China investment levels excessive, risks are rising: IMF research
Already running high as measured by a theory used by economists to assess capital-to-output ratios, investment accelerated between 2007 and 2011 to counter the effects of the global financial crisis, IMF staff wrote in a research paper on China's soaring investment levels.
Depending on precise assumptions, over this period, China may have been over-investing by between 12 and 20 percent of gross domestic product relative to its steady-state desirable value, the report said.
Even allowing for elevated investment levels associated with most economic take-offs, the econometric evidence suggests that China is over-investing, it said. China's predicted investment norm over the last 30 years has ranged between 33-43 percent of GDP. In reality, it has fluctuated in a much broader band of 35-49 percent of GDP.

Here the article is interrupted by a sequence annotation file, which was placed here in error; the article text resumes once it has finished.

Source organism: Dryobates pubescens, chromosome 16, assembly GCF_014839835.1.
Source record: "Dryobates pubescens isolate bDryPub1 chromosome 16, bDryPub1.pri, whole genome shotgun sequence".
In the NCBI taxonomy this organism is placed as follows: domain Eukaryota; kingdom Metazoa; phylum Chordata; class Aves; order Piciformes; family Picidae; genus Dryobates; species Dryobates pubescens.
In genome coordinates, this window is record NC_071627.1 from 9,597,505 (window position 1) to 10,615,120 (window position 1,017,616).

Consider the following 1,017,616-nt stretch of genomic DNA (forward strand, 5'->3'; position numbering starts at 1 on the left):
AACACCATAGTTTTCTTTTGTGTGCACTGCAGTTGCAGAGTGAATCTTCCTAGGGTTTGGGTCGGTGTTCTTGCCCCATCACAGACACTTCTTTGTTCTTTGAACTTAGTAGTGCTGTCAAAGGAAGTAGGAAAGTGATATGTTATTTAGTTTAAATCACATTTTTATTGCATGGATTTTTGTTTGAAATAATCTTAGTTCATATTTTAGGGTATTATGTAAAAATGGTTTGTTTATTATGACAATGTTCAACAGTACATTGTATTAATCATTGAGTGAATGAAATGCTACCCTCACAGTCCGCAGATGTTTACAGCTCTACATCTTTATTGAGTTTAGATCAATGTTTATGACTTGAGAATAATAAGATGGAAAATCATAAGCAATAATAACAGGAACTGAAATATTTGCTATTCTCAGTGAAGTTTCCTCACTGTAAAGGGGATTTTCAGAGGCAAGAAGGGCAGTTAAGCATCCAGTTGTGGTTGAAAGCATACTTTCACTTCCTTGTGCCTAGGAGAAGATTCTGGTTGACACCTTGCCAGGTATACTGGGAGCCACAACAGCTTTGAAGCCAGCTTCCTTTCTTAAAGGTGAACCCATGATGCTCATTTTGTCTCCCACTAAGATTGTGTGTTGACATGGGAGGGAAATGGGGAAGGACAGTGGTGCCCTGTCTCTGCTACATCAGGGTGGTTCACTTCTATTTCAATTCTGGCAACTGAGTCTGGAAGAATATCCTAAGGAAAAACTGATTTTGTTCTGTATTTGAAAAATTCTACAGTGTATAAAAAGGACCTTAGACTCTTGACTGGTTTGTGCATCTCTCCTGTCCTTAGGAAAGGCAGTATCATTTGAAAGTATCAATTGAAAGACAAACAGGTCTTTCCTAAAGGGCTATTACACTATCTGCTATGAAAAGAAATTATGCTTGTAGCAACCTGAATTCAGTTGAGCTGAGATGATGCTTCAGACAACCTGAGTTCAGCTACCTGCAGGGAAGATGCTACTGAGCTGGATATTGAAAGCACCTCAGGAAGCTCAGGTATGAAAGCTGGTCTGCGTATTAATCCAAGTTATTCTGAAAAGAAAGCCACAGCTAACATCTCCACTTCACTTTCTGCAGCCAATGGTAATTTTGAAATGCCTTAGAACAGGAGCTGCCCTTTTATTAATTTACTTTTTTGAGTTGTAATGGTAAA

The IMF says its working papers do not necessarily represent the organisation's policy, and that the reports describe research in progress that is published to spur debate.
The potential for severe internal economic imbalances in China stemming from an extended period of investment-driven growth, plus the risk that the excess capacity it creates spills into the global economy, are a recurring theme of IMF research.
A rise in fixed asset investment spending has helped underpin a rebound in China's economic growth in recent months, after seven successive quarters of slowing expansion - the worst run
Be the first to comment.